Education Ordinance, 1957

The Education Ordinance, which applied to all schools in Singapore, was enacted on 13 December 1957.1 The ordinance (replaced by the Education Act in 1965) made provisions for the registration of schools, managers and teachers, as well as for the roles and responsibilities of school management committees.2 These measures signalled a move towards a highly centralised system of education in Singapore.3 The main aim of the ordinance was to ensure that no individuals or groups associated with any school would act in any way that would be detrimental to the interests of the country or the students.4 The Education Ordinance laid the basis for equality in education and continues to be the foundation of Singapore’s education policy till today.5

Background
After World War II, the high enrolment in Chinese schools was a great cause of concern for the British, as vernacular institutions were thought to promote ethnic segregation. The colonial government therefore began to either reduce or withdraw subsidies to Chinese schools, while English schools gradually became free. In 1953, the British planned to anglicise the Chinese schools by introducing English as a medium of teaching alongside Chinese. The authorities also wanted the Chinese schools’ curriculum to have a local focus. However, the Chinese community vehemently opposed the bilingual plan, which eventually failed. This resentment among the Chinese community against the British for the unfair treatment meted to Chinese schools formed the backdrop of the All-Party Committee Report on Chinese Education.6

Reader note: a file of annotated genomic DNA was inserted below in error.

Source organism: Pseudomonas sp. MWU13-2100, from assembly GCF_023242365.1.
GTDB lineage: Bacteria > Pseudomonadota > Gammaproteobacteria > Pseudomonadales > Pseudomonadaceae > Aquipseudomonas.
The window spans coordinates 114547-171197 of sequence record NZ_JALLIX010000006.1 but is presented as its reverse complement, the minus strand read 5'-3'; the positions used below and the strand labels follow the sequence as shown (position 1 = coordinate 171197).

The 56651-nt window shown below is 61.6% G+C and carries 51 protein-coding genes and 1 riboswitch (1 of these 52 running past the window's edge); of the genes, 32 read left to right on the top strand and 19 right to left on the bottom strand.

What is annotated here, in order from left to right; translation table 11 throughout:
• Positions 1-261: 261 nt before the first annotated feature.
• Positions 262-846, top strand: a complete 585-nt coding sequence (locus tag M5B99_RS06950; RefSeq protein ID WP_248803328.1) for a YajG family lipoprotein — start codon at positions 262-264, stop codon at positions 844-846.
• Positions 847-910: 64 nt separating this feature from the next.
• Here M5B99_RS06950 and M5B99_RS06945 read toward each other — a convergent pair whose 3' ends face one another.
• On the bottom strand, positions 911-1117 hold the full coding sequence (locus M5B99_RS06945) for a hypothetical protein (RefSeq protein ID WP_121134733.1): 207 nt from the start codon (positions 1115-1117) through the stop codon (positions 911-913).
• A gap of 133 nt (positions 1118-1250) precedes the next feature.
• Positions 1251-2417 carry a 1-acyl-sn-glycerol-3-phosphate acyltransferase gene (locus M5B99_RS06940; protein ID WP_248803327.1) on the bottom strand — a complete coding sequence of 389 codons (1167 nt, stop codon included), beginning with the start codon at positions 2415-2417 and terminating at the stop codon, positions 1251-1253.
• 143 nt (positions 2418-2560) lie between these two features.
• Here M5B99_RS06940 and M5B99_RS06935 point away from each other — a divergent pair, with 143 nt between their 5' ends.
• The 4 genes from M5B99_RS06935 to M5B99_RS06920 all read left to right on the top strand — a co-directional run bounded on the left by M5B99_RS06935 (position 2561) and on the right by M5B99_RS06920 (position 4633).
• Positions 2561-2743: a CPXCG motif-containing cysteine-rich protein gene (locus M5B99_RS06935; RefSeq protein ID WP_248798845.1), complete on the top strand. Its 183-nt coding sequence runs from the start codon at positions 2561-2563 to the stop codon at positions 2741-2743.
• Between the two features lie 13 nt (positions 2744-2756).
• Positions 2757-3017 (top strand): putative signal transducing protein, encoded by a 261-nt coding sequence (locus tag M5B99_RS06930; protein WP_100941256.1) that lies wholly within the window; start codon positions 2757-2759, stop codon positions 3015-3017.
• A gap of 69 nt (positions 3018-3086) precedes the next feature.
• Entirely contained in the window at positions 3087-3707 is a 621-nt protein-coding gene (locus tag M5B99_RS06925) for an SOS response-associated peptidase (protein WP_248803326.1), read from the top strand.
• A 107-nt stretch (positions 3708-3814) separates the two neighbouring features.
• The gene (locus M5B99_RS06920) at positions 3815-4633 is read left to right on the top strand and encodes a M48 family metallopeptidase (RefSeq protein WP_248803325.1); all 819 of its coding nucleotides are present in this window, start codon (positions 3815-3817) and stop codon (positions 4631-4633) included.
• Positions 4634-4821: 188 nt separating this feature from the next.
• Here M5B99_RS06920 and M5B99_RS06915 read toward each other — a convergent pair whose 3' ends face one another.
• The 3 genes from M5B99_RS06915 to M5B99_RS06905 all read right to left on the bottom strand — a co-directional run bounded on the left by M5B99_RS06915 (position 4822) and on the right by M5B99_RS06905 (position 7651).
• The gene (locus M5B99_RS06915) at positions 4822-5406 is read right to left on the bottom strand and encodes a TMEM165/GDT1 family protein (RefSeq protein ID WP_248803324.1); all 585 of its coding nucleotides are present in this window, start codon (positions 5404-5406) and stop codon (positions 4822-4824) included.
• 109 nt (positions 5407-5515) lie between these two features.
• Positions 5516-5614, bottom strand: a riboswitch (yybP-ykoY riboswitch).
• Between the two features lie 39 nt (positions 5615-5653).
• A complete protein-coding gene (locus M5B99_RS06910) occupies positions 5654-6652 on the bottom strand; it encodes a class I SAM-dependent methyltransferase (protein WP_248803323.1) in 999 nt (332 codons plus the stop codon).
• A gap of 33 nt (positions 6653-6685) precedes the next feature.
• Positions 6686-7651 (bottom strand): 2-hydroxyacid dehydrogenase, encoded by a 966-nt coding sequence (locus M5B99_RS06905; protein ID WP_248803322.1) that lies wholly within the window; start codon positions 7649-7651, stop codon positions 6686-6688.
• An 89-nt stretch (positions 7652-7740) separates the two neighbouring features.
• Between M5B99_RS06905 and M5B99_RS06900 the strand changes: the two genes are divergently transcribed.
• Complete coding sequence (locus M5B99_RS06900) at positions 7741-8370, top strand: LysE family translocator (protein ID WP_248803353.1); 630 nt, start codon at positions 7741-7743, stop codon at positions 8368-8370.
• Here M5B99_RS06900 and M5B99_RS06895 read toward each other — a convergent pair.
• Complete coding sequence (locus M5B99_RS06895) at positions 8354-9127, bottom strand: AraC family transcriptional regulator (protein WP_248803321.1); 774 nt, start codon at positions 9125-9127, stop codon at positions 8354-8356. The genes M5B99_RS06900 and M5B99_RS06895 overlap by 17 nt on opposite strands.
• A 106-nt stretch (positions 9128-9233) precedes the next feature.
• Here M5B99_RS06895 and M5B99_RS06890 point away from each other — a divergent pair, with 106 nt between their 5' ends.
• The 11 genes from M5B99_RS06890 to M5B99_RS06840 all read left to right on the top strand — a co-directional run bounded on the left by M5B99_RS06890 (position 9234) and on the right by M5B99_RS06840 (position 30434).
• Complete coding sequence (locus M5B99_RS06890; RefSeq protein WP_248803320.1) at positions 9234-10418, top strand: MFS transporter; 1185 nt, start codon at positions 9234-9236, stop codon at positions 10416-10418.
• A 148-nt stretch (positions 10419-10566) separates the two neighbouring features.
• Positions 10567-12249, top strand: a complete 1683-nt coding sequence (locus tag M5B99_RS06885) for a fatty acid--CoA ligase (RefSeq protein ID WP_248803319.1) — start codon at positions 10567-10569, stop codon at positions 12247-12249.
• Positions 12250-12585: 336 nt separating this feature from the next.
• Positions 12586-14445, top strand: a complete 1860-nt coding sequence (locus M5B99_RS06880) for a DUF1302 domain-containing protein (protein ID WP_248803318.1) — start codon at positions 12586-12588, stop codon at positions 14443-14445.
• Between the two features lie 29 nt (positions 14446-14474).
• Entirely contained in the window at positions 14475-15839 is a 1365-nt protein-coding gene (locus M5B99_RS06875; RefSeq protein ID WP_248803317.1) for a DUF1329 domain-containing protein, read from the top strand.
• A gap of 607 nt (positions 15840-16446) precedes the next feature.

The Education Bill was drawn up largely based on the White Paper on Education Policy published in March 1956. The white paper, in turn, had been the government’s response to the All-Party Committee Report on Chinese Education released the previous month.

All-Party Committee Report on Chinese Education
The All-Party Committee Report on Chinese Education, published on 7 February 1956,7 was the result of an all-party inquiry into the Chinese middle schools. The inquiry was carried out because the students of these schools had been involved in the Hock Lee bus riot that occurred in May 1955.8


The all-party report recommended the endorsement of Chinese education so that Chinese culture as well as the cultures of other ethnic groups in the respective vernacular institutions could thrive and contribute to a nation that was gaining independence.9 It emphasised the value and significance of vernacular languages in the creation of a united Singapore. Significantly, it made wide-ranging recommendations calling for equal treatment of all schools. It proposed setting up an advisory council and drafting a new ordinance applicable to all schools. The recommendations were: equality of education opportunity for all children irrespective of sex, race and religion; common curriculum and syllabuses to be prescribed for all schools; teaching of civics to be made compulsory in all schools; direct education to cater to the needs of a multiracial society; and parity treatment for all four language streams.10 To serve the larger purpose of creating a united nation with common ideals, the report also called for a nation-oriented curriculum and the use of Malayan-centred textbooks.11